Photo Tour: In Rural Virginia, Unearthing the Forgotten Stories — and Heroes — Behind Brown v. Board

Joy Cabarrus Speaks looks at her high school yearbook at her current home in Farmville, Virginia. Speaks was a Moton High School student striker and a plaintiff in the consolidated landmark Brown v. Board of Education case. (Emmeline Zhao)

Farmville, Virginia

Dozens gathered Saturday at the Robert Russa Moton Museum, the building that once held the all-black segregated high school by the same name in Farmville, Virginia, to partake in a panel discussion featuring former plaintiffs in the 1954 landmark case Oliver Brown, et al. v. the Board of Education of Topeka (KS), et al., which declared “separate but equal” unconstitutional.

Cheryl Brown Henderson, speaking above, helped organize the event in Farmville as part of a national tour commemorating the 65th anniversary of the landmark Brown v. Board of Education ruling, highlighting the untold stories of the hundreds of plaintiffs whose narratives were lost behind the “et al.” of Brown, et al. Henderson is the younger daughter of the named plaintiff in the case, Oliver Brown, and the founding president of the Brown Foundation for Educational Equity, Excellence, and Research.

Also on the panel (from left to right behind Brown Henderson) were Cainan Townsend, director of education and public programs for the Moton Museum; Joy Cabarrus Speakes, a Moton High student striker and Brown v. Board plaintiff; Joan Johns Cobbs, a Brown v. Board plaintiff and younger sister of Moton High student strike leader Barbara Rose Johns; and John Stokes, a Moton High School student strike co-leader and Brown v. Board plaintiff.

Earlier this year Henderson wrote about the many others behind the case that bears her father’s name. Read her essay here.

Brown v. Board as heard by the Supreme Court was a consolidation of five cases — Kansas’s Brown v. Board of Education of Topeka, Virginia’s Davis v. County School Board of Prince Edward County, Delaware’s Belton (Bulah) v. Gebhart, South Carolina’s Briggs v. Elliott and Washington, D.C.’s Bolling v. Sharpe.

Virginia’s Davis v. County School Board was the only one of the five Brown cases that was student-led. But little of that history makes it into textbooks, Brown Henderson said during the panel Saturday.

“We’ll get a student from Virginia wanting to know all about Topeka, and my response is, ‘What about your case?’ And they won’t know that Virginia was a part of Brown v. Board, so it’s supremely frustrating for us,” she said. “We’re doing our students a disservice by not teaching what actually happened.”

Ahead of the event, The 74 interviewed the former student plaintiffs in their Farmville homes and visited key sites with them in largely rural Prince Edward County, some 70 miles west of Richmond in southern Virginia.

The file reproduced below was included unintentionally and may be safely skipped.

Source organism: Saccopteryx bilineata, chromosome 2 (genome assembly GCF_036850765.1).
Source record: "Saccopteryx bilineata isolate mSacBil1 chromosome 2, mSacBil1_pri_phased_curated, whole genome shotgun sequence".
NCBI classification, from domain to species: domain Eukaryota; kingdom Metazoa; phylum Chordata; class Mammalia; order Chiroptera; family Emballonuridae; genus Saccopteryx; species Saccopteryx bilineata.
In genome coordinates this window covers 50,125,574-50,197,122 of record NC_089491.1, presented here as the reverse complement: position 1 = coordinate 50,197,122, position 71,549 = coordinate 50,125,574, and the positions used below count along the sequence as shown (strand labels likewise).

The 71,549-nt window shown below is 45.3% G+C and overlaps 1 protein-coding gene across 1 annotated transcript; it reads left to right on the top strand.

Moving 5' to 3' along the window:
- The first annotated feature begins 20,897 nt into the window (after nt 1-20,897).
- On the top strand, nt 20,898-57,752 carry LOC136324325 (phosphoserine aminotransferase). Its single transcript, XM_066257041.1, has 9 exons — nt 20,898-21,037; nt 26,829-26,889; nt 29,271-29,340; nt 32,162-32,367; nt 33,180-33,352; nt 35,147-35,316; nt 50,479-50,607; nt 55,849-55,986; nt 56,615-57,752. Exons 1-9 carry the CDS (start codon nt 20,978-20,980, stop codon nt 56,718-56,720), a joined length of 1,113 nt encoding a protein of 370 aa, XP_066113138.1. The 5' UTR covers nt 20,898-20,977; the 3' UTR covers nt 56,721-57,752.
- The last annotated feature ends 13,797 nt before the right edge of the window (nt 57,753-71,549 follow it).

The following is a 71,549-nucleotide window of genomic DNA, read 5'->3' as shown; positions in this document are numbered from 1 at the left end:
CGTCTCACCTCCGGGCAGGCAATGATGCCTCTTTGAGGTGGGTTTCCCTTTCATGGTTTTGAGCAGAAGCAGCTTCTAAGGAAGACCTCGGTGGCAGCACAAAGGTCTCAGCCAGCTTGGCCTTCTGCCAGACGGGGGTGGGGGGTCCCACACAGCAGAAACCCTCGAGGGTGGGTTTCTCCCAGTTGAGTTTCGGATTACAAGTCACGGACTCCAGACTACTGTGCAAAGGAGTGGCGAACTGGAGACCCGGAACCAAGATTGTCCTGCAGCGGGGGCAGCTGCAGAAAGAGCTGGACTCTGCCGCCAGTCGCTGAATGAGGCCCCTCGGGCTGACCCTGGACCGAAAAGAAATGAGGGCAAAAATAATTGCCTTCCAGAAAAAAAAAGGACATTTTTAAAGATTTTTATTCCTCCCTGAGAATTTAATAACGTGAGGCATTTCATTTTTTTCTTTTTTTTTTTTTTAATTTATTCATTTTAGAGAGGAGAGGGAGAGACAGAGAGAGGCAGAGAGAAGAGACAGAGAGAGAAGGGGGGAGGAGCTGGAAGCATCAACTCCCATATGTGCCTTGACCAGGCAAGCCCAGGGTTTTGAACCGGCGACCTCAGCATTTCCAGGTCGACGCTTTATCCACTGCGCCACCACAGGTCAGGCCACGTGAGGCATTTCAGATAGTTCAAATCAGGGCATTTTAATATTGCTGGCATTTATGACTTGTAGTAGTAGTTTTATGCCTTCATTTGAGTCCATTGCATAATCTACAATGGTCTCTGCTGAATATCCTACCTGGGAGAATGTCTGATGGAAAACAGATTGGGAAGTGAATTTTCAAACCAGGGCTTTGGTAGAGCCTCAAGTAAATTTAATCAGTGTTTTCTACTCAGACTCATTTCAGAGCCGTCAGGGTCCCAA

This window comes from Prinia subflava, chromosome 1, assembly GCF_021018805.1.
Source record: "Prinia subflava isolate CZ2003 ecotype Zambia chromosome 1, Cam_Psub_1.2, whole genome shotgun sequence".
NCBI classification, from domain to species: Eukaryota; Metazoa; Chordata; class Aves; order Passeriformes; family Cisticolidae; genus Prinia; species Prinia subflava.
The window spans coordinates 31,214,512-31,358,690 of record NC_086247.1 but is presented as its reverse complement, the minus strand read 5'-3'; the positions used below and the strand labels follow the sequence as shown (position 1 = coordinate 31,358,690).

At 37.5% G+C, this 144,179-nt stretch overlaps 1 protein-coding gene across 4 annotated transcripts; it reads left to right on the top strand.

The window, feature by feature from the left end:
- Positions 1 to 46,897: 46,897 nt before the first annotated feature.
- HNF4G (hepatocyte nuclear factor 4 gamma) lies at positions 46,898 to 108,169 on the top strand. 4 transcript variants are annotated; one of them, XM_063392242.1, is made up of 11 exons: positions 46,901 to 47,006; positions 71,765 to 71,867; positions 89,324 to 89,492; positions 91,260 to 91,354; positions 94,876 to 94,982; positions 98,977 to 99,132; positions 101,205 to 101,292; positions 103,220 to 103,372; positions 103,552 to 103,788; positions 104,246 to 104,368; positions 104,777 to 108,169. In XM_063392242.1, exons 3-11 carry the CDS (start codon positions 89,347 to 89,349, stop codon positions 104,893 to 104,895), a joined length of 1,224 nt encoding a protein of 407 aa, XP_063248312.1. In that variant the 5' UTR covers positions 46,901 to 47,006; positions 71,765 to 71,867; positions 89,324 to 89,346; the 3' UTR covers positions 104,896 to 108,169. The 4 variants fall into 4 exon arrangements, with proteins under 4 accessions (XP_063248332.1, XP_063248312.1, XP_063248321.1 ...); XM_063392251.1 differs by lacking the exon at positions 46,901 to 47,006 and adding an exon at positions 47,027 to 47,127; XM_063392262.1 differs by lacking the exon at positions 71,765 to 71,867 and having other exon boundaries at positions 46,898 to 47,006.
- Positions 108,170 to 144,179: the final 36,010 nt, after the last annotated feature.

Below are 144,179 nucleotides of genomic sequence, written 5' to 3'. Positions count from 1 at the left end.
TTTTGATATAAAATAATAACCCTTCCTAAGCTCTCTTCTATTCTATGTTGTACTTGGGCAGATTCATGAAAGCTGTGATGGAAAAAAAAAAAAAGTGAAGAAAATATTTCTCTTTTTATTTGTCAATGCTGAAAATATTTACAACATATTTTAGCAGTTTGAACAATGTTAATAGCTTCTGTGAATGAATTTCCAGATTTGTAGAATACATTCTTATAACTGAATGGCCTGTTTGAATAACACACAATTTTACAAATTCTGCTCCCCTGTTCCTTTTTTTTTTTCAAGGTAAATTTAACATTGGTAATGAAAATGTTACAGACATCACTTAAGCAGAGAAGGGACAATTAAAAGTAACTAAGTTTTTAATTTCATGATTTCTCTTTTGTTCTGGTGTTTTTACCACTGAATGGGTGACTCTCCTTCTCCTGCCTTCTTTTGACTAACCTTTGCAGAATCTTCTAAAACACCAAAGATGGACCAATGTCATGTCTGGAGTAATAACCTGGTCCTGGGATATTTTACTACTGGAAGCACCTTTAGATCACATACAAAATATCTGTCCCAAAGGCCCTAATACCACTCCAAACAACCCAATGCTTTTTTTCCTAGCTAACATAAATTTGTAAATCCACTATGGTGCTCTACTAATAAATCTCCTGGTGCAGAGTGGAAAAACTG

Joan Johns Cobbs walks through the woods behind her house en route to a tree stump that her sister Barbara used to frequent as a child while looking for some quiet time. Barbara wrote in her diary that it was one such instance while sitting on that stump that she conceived of the Moton High School strike.
Joan Johns Cobbs visits the grave of her sister Barbara Johns Powell, née Barbara Rose Johns.

Joan Johns Cobbs was 13 on April 23, 1951, the day that her older sister Barbara called a surprise assembly at Moton High School. Fed up with inequitable schooling conditions, Barbara implored her more than 450 classmates to protest for a new school building that had the same resources that the town’s all-white schools had.

Joan Johns Cobbs sits in the living room of her current home in Farmville, Virginia, next to a wooden portrait of her sister Barbara that was carved by a family friend.

The Johns’ home burned to the ground in the 1950s, during a weekend that the family was in Washington, D.C., visiting relatives. While there was no evidence nor conclusion regarding the cause of the fire, the family suspected that it was arson — retaliation from the white community as a response to Barbara’s activism. Shortly before Barbara’s death in 1991, she rallied her siblings to build a new house on the same land. She passed before construction completed. Joan Johns Cobbs and her husband now live in the reconstructed house, pictured above.

Moton High was intended to house 180 students, but its student body grew to more than 450 by 1951. Students who didn’t fit in the main building took lessons in tar paper shacks heated by potbelly stoves, and the school lacked textbooks and facilities like an infirmary and teachers’ restrooms. The school’s auditorium also served as its gymnasium and cafeteria as well as overflow classroom space.

To this day, Joan Johns Cobbs keeps reminders of her sister Barbara’s activism in her living room.

Earlier this year Cobbs wrote about her sister’s activism. Read her reflection here.

Barbara’s impassioned speech on that April day motivated the student body to stage a walkout that lasted two weeks. That strike led NAACP attorneys Spottswood Robinson and Oliver Hill (respectively pictured below in 1958) to file Davis v. County School Board on behalf of the students a month later.

Joy Cabarrus Speakes was one of the hundreds of students who protested and one of the student plaintiffs in Davis v. County School Board — later Brown v. Board. Above, she looks at a Moton yearbook from 1955 (top) and is pictured here on the porch of her current home (bottom) in Farmville, Virginia.

Bettmann/Getty Images
Joy Cabarrus Speakes points to a photo of herself in Honor Society in Moton High School’s 1955 yearbook.

Cabarrus Speakes won the school’s Betty Crocker Award that year for demonstrating excellence in culinary skills. The yearbook mistakenly identifies Betty Crocker as Betty Crockett.

All photos by Emmeline Zhao for The 74 unless otherwise indicated.

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